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Yet another moment of madness. . .

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Yet another moment of madness. . .

Old 05-15-12, 01:42 PM
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Yet another moment of madness. . .

Read it and weep.

======================

Last week, a female driver on Scott Street allegedly used her vehicle to take a swipe at a cyclist heading northbound on the Wiggle. The cyclist, also a woman, was entering the bike lane on Scott near Fell Street around 9:15 a.m. last Tuesday, when she had to swerve to dodge the vehicle. According to a police report from Park Station, when the cyclist rode by the vehicle, she had a few words for the driver, which launched a full-on driver-vs-biker rage episode.



https://sfist.com/2012/05/15/car-on-b...ikes_again.php

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Old 05-15-12, 02:37 PM
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This is why we need a program that prevents unlicensed people from owning cars. All too often, when someone goes way beyond the pale and uses a motor vehicle as a weapon, that individual is found to not have a valid license. Considering how difficult it is to lose one's driver's license, it shouldn't be a big surprise that the folks who do manage to get suspended are totally defective people.
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Old 05-15-12, 02:42 PM
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Originally Posted by B. Carfree View Post
This is why we need a program that prevents unlicensed people from owning cars. All too often, when someone goes way beyond the pale and uses a motor vehicle as a weapon, that individual is found to not have a valid license. Considering how difficult it is to lose one's driver's license, it shouldn't be a big surprise that the folks who do manage to get suspended are totally defective people.
Oh. So, what if said unlicensed person drives a car that they don't own (family or friend's car)?
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Old 05-15-12, 02:45 PM
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sfist.com - hmm... I've spent a fair amount of time poking around that site. It seems they take a very anti-cyclist stance, and the comments on any cycling-related article reflect the target demographic (as evidenced in the article linked above).
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Old 05-15-12, 02:53 PM
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Originally Posted by B. Carfree View Post
This is why we need a program that prevents unlicensed people from owning cars.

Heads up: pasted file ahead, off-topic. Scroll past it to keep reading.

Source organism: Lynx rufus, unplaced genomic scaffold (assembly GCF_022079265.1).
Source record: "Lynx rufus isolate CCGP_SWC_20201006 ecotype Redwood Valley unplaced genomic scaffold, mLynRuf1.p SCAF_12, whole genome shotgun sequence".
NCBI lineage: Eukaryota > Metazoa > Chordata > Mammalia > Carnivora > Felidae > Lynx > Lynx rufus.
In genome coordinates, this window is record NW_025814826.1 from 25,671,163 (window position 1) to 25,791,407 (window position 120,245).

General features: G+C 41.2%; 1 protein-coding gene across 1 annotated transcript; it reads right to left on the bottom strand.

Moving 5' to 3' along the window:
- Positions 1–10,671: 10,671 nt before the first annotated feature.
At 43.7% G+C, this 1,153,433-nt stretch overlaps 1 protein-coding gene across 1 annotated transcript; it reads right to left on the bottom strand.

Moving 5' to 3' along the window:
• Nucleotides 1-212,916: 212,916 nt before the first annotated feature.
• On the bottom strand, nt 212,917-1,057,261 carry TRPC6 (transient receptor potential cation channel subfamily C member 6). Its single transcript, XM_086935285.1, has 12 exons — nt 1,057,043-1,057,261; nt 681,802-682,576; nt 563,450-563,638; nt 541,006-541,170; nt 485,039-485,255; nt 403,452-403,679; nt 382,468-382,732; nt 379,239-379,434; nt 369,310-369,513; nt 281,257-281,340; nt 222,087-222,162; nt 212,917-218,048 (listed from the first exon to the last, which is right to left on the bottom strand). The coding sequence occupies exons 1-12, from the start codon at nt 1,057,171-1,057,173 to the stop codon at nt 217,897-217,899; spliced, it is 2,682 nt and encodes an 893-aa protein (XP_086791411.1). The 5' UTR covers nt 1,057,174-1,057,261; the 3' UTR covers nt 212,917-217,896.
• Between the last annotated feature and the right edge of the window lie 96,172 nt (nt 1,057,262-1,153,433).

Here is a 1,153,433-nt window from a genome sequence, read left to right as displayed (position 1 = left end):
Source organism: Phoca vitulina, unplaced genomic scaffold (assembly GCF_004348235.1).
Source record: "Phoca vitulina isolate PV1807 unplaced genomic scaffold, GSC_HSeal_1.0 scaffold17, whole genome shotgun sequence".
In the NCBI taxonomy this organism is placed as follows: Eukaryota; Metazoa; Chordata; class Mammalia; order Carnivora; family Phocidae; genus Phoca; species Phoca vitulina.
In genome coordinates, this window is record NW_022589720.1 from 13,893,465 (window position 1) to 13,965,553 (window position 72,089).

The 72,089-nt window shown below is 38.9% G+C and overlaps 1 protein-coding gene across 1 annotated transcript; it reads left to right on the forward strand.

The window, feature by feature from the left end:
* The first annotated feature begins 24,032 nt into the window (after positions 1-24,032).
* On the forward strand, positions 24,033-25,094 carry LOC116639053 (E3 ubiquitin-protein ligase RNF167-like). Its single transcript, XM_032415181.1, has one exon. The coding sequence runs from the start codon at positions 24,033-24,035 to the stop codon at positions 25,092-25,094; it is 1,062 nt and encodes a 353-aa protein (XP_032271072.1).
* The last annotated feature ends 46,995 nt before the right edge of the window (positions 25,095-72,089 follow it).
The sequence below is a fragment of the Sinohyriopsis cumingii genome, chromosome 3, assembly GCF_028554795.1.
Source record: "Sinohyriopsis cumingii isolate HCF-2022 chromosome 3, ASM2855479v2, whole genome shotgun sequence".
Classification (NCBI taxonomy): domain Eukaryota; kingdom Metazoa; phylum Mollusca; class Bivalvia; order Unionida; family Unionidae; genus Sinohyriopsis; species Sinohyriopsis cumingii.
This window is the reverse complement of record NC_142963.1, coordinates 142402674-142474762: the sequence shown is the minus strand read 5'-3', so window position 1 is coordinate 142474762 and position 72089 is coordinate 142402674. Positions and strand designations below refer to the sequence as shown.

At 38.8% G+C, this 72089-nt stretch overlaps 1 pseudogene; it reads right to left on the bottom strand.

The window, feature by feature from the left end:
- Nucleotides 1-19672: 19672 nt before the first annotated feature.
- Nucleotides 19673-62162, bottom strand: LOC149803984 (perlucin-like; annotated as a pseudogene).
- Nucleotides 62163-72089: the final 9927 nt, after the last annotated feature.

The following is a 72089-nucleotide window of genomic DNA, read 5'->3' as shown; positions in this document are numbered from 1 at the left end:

There's no reason why a vehicle owner should be licensed. Licenses are for driving, not owning. Should elderly Mom not be permitted to own a car in which she's driven by, e.g., an attendant or other caregiver? How would Hertz, a corporation, obtain a driver's license?

OTOH, we should certainly impound the cars driven by unlicensed drivers but, in California, we can't do that, anymore, in the settings in which most of them are discovered:

Starting Jan. 1, a new law will take effect in California, meaning that police officers can no longer impound a car at sobriety checkpoints if the driver's only offense is driving without a license, according to The Associated Press. Under the old law, unlicensed drivers' cars could be impounded for 30 days and charged thousands of dollars in fees. A person driving without a license will now be able to have a licensed driver take his or her car home.


The controversial law was the subject of an investigation by the Investigative Reporting Program at the University of California, Berkeley that aired on NewsHour in February 2010. The investigation found that impounds brought in over $40 million in revenue from fees and auctions for local governments and towing companies in 2009 alone. For every arrest for driving under intoxication at the sobriety checkpoints, there were as many as 60 cars seized from unlicensed drivers. The reporting program's director is special correspondent Lowell Bergman, who narrated this report last year:


The law hit especially hard on undocumented immigrants, who can not legally obtain a license in California, according to Assemblyman Gil Cedillo, who wrote the legislation that takes effect on Sunday.
https://www.pbs.org/newshour/rundown/...d-drivers.html
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Old 05-15-12, 02:59 PM
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Originally Posted by DeadheadSF View Post
sfist.com - hmm... I've spent a fair amount of time poking around that site. It seems they take a very anti-cyclist stance, and the comments on any cycling-related article reflect the target demographic (as evidenced in the article linked above).
Well, without judging the general stance of SFist, this article certainly doesn't have a particularly anti-cyclist tone, and the comments I scanned seem to represent a range of attitudes. What point were you making?
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Old 05-15-12, 03:16 PM
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Originally Posted by DeadheadSF View Post
Oh. So, what if said unlicensed person drives a car that they don't own (family or friend's car)?
Seize the car no matter what. Fine the owner heavily when they show up to get their "precious." Until this is done, people without licenses will beg borrow or steal. (the latter which is a criminal offense that already has repercussions).